Ben Jimmick describes himself as a "healthy guy" in his late 30s.
Originally from England, Jimmick manages a bar in Minneapolis and lives in St. Paul with his wife, Sheena, and their 2-year-old son.
One day last week, Jimmick was heading to work when he felt this weird tickle in his throat.
He didn’t think much of it at first. (His whole family had just gotten over a cold.) By the time he locked up for the night, Jimmick knew he was dealing with another animal. By Friday, he felt like he’d come down with full-blown flu, with a dry cough, headache, runny nose, and chills. Weirdly, he didn’t have a fever—his temperature was, if anything, a touch below normal—but he sure felt like he had one.
Saturday brought the weirdest symptom of all.
“I was lying on my bed, and it felt like I had a 10-pound weight on my chest,” he says. By then, Sheena was sick, too. Her throat hurt, her glands were swollen, and this same strange, invisible force on her lungs made her feel like she was back in her theater days, getting cinched into a corset.
“It felt like there was an elastic band around my chest,” she says. Sheena couldn’t draw a full breath, and she had coughing fits so bad she felt ready to faint.
Both of them had a sinking suspicion of what this was, and after waiting on the phone for eight hours, a nurse hotline validated their fears. Their symptoms sounded like coronavirus, aka COVID-19. The only way to know for sure was to get tested. On Saturday, they called emergency room after emergency room, urgent care after urgent care, and were told again and again no tests were available.
“We haven’t been in contact with a confirmed case,” Sheena says. And they weren’t elderly or immunocompromised, either. At this point, the Minnesota Department of Health is recommending people showing symptoms stay home and save the tests for health care workers or people who are already hospitalized. In short, this St. Paul household was low on the state’s list of test subjects.
They could've been tested for other diseases to rule them out one by one—getting chest X-rays, or checking for flu—but they didn’t have the money. Thanks to a paperwork snafu at Ben’s job, the soonest they could get health insurance was April 1. It hadn’t seemed like a problem at the time, Ben says. Nobody was planning on a pandemic.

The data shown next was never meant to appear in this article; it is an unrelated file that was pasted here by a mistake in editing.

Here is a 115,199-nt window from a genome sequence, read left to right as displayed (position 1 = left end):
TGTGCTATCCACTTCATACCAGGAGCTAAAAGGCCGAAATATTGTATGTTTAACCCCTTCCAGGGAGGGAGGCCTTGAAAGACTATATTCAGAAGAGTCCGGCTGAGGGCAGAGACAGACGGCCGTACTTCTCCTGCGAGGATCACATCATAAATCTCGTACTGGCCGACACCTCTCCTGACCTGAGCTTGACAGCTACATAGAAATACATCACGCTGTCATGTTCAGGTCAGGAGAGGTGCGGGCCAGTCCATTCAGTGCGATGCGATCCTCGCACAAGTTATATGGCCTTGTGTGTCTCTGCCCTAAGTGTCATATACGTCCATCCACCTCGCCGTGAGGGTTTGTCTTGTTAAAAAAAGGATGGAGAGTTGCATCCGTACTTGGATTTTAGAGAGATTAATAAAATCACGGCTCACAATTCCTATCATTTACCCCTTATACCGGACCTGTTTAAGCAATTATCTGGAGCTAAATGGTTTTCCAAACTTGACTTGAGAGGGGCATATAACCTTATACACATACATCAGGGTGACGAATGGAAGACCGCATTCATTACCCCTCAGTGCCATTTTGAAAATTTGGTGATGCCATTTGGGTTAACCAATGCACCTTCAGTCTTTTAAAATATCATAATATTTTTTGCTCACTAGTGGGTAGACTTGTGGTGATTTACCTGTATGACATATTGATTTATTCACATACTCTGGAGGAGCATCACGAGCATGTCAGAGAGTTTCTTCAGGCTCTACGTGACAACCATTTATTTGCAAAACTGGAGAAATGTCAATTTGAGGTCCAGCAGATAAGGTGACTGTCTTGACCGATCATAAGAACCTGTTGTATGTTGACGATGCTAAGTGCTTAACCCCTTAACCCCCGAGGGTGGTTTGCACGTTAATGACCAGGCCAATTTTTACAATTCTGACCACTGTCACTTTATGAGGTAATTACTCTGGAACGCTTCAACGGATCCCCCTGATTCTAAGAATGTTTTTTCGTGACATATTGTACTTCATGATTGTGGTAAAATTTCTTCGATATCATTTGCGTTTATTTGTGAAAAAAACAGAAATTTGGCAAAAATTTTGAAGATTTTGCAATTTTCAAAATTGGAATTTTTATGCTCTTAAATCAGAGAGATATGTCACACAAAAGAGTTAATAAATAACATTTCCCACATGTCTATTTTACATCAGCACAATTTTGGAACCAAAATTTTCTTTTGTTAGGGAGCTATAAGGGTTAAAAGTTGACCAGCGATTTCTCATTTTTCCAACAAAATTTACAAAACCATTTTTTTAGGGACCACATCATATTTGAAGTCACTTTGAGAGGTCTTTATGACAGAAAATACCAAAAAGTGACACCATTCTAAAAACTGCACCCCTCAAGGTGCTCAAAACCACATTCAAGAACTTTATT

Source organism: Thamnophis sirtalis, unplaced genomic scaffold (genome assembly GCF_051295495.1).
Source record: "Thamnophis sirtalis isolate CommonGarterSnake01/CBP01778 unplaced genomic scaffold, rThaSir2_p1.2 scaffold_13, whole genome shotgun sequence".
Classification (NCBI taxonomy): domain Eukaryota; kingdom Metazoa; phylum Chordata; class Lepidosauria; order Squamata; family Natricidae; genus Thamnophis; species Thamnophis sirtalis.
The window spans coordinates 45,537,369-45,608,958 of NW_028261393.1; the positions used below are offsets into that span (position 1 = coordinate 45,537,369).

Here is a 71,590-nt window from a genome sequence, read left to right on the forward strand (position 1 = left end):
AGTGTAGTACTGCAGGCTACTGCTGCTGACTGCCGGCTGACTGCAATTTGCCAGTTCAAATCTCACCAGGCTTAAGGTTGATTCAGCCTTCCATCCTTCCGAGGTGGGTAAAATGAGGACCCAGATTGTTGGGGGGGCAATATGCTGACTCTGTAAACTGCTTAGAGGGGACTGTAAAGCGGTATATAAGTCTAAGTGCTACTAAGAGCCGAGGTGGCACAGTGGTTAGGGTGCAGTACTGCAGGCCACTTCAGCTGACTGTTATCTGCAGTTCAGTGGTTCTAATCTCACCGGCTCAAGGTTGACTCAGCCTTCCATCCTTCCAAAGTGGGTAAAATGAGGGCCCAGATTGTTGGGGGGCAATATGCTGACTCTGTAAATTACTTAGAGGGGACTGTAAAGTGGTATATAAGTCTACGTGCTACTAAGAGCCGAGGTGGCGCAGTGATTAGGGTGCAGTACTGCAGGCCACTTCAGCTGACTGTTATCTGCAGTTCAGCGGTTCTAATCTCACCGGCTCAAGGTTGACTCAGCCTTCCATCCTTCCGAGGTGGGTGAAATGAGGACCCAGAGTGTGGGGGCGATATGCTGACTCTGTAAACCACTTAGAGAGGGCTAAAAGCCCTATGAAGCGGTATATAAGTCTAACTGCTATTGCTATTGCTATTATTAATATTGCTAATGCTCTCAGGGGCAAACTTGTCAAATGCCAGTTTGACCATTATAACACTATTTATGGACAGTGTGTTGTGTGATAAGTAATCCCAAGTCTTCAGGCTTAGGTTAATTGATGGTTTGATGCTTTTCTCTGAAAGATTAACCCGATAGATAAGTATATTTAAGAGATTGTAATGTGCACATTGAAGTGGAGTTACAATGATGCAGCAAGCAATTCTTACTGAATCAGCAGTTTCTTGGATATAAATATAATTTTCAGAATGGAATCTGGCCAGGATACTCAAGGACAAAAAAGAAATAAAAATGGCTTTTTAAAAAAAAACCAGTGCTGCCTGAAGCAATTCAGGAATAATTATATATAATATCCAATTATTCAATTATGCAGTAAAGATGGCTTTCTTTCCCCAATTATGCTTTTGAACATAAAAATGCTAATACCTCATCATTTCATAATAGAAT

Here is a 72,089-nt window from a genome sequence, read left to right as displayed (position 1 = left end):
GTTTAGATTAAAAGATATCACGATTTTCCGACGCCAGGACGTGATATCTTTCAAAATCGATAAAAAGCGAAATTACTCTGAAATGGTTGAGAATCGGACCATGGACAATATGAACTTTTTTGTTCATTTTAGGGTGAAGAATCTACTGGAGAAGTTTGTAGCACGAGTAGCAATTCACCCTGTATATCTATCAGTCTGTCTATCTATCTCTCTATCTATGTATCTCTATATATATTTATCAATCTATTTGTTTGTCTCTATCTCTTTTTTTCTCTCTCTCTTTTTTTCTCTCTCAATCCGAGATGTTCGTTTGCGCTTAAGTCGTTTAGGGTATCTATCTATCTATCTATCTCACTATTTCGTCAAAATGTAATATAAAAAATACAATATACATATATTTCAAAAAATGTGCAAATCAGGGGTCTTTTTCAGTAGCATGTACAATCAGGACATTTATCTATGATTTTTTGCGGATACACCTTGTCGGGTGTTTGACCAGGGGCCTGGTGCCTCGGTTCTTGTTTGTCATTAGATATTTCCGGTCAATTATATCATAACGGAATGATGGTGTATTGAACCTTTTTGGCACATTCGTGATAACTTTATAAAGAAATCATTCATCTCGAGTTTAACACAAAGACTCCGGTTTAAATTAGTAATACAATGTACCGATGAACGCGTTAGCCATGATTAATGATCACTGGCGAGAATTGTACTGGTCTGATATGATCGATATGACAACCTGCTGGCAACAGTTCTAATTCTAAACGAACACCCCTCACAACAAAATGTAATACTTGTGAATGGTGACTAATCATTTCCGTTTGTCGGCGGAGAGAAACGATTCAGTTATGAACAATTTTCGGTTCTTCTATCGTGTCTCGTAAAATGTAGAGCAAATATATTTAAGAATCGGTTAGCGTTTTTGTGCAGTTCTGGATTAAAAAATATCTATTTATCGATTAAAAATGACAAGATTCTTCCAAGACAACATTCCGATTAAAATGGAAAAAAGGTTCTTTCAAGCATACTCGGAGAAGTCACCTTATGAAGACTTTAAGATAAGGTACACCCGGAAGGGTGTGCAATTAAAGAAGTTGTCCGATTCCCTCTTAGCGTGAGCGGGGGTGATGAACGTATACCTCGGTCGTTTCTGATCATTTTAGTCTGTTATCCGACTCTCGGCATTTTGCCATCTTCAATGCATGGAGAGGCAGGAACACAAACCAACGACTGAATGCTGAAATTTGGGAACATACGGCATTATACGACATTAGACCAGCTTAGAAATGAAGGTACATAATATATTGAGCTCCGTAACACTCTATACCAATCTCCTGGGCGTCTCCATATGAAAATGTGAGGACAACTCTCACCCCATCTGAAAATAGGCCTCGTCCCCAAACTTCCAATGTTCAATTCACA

So Ben and Sheena stayed at home with their son, nursing their respective illnesses. For Ben, the symptoms weren’t as uncomfortable as, say, the nasty bout of norovirus he got a while back. There were even some days he felt close to okay, if exhausted. But Sheena’s case started to get scary. One night, while she was gasping for air, they had her suitcase packed, and they debated the merits of going to the hospital. They had no insurance. Ben was out of work. But Sheena couldn’t breathe.
They asked themselves questions Ben feels nobody should have to ask in a developed country: Would it be better for their son to lose his home? Or his mother?
Luckily, it didn’t come to that. A friend suggested Sheena pop some Tylenol for her breathing—something she never would have thought to try. Weirdly, it worked. She now takes one every four hours and manages to feel okay. Because of this little tip circulating online, it’s pretty hard to find Tylenol at the store right about now, but fortunately, the family’s recent run of illness meant they had a supply on hand.
The two are recovering as best they can. Their son has only showed mild symptoms—as have many children affected by the virus. Their next hurdle is applying for unemployment insurance, and somehow paying the rent. For people in Ben’s industry, which has largely been shut down due to an emergency declaration from Gov. Tim Walz, that’s not going to be easy.
“There’s a lot of my brothers and sisters who are hurting right now,” he says. “And I totally understand [the quarantine]. Overall, I think this state’s wonderful, and we’re lucky to have the mayors and governor we have. But it doesn’t go far enough.”
He says there need to be laws on the books to freeze rent, put a hold on mortgages, and help out-of-work Minnesotans pay bills. There needs to be better and more affordable testing, so we actually know how many undeclared cases—like his and Sheena’s—we have on our hands. Otherwise, there are going to be a lot more people unconsciously spreading disease, and a lot more people on the street.
His advice? If you have symptoms like his, play it safe, assume you’ve got coronavirus. Stay home. Try Tylenol, if you can find any. And brace yourself, because it’s no walk in the park. You might feel young and healthy now. No one does gasping for breath.
For more on Ben and Sheena's illness, you can hear about it in his own words from his Facebook post on the subject: